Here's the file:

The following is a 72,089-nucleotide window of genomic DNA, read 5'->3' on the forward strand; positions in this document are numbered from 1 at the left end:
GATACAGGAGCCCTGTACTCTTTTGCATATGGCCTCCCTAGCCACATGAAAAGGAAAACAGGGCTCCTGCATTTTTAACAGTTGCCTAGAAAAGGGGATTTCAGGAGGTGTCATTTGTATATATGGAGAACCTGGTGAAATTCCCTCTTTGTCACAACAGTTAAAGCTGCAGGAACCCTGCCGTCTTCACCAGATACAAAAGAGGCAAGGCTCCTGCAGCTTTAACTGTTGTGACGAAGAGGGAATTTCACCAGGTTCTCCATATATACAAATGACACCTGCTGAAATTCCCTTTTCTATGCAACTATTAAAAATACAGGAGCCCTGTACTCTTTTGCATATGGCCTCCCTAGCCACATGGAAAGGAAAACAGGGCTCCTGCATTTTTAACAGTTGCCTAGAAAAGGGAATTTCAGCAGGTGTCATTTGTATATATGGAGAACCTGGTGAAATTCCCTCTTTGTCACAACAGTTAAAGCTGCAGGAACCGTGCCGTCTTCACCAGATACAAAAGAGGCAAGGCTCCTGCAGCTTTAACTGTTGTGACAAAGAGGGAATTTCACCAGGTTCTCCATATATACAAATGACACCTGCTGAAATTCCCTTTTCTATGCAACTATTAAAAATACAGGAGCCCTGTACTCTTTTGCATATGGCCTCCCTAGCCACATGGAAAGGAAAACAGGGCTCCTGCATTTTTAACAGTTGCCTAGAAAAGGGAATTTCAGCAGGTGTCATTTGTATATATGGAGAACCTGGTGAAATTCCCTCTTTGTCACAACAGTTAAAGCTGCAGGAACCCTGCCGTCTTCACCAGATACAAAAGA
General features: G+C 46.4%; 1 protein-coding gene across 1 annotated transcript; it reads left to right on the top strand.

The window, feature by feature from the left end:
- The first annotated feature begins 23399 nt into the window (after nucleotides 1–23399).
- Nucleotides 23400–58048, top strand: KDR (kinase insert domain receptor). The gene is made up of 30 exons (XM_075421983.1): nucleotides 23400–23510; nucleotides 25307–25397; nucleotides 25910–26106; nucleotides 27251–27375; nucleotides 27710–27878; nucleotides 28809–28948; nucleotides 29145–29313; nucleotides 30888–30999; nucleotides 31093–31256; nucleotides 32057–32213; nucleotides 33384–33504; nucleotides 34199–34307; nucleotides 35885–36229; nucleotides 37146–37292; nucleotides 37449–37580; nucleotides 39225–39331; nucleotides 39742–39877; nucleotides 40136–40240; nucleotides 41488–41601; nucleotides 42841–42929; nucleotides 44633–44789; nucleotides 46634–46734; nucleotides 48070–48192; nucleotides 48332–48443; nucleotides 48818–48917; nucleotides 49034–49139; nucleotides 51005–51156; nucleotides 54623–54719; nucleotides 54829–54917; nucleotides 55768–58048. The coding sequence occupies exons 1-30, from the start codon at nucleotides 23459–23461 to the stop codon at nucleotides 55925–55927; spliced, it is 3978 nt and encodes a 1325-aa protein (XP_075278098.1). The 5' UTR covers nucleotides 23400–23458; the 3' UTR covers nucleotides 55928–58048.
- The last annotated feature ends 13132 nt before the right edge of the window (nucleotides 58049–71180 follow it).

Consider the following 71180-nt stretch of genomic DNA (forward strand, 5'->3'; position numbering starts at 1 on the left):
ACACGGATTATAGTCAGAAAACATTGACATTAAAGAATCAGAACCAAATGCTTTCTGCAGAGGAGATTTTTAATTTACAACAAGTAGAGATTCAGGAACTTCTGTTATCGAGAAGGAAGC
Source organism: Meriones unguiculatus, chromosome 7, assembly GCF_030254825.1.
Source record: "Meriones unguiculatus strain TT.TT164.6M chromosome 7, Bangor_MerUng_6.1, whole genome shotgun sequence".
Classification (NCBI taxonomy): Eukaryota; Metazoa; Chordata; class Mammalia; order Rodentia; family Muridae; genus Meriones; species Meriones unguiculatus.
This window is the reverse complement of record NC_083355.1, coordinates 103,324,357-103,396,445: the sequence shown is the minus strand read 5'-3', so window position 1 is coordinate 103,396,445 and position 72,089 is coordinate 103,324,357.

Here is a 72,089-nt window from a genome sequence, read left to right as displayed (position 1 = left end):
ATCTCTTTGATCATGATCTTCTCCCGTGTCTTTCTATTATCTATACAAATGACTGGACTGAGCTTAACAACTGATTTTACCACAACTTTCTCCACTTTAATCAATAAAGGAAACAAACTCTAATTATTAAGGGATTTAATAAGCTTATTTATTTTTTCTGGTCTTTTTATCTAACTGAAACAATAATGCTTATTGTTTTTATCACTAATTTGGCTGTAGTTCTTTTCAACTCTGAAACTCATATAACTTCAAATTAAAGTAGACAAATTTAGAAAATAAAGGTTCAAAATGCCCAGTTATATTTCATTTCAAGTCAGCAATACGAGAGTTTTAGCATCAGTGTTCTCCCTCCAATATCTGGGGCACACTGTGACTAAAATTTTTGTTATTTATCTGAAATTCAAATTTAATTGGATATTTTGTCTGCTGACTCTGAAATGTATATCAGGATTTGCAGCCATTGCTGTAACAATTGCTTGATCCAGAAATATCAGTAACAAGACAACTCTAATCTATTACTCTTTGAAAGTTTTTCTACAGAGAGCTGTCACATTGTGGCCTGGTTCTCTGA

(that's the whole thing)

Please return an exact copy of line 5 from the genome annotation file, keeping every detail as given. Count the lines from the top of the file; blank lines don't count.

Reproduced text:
- The first annotated feature begins 23399 nt into the window (after nucleotides 1–23399).